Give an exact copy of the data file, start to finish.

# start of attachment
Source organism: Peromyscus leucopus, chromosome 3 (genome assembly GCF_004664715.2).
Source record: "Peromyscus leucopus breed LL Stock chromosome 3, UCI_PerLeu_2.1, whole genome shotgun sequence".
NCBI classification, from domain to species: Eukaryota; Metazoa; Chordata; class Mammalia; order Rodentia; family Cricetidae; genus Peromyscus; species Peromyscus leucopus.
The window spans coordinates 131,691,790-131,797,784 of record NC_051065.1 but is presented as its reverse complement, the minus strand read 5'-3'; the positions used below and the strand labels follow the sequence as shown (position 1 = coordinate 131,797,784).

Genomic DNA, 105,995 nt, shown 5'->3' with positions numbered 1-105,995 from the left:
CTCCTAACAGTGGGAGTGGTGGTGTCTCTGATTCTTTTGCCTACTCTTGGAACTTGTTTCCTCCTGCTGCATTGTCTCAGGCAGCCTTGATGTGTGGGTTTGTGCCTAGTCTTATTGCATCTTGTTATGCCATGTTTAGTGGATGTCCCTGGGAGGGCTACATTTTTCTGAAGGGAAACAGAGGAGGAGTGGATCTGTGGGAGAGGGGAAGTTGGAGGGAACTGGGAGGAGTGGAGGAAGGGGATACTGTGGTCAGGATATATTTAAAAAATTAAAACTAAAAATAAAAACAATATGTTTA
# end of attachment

Source organism: Peromyscus leucopus, chromosome 3 (genome assembly GCF_004664715.2).
Source record: "Peromyscus leucopus breed LL Stock chromosome 3, UCI_PerLeu_2.1, whole genome shotgun sequence".
NCBI classification, from domain to species: Eukaryota; Metazoa; Chordata; class Mammalia; order Rodentia; family Cricetidae; genus Peromyscus; species Peromyscus leucopus.
The window spans coordinates 131,691,790-131,797,784 of record NC_051065.1 but is presented as its reverse complement, the minus strand read 5'-3'; the positions used below and the strand labels follow the sequence as shown (position 1 = coordinate 131,797,784).

Genomic DNA, 105,995 nt, shown 5'->3' with positions numbered 1-105,995 from the left:
CTCCTAACAGTGGGAGTGGTGGTGTCTCTGATTCTTTTGCCTACTCTTGGAACTTGTTTCCTCCTGCTGCATTGTCTCAGGCAGCCTTGATGTGTGGGTTTGTGCCTAGTCTTATTGCATCTTGTTATGCCATGTTTAGTGGATGTCCCTGGGAGGGCTACATTTTTCTGAAGGGAAACAGAGGAGGAGTGGATCTGTGGGAGAGGGGAAGTTGGAGGGAACTGGGAGGAGTGGAGGAAGGGGATACTGTGGTCAGGATATATTTAAAAAATTAAAACTAAAAATAAAAACAATATGTTTA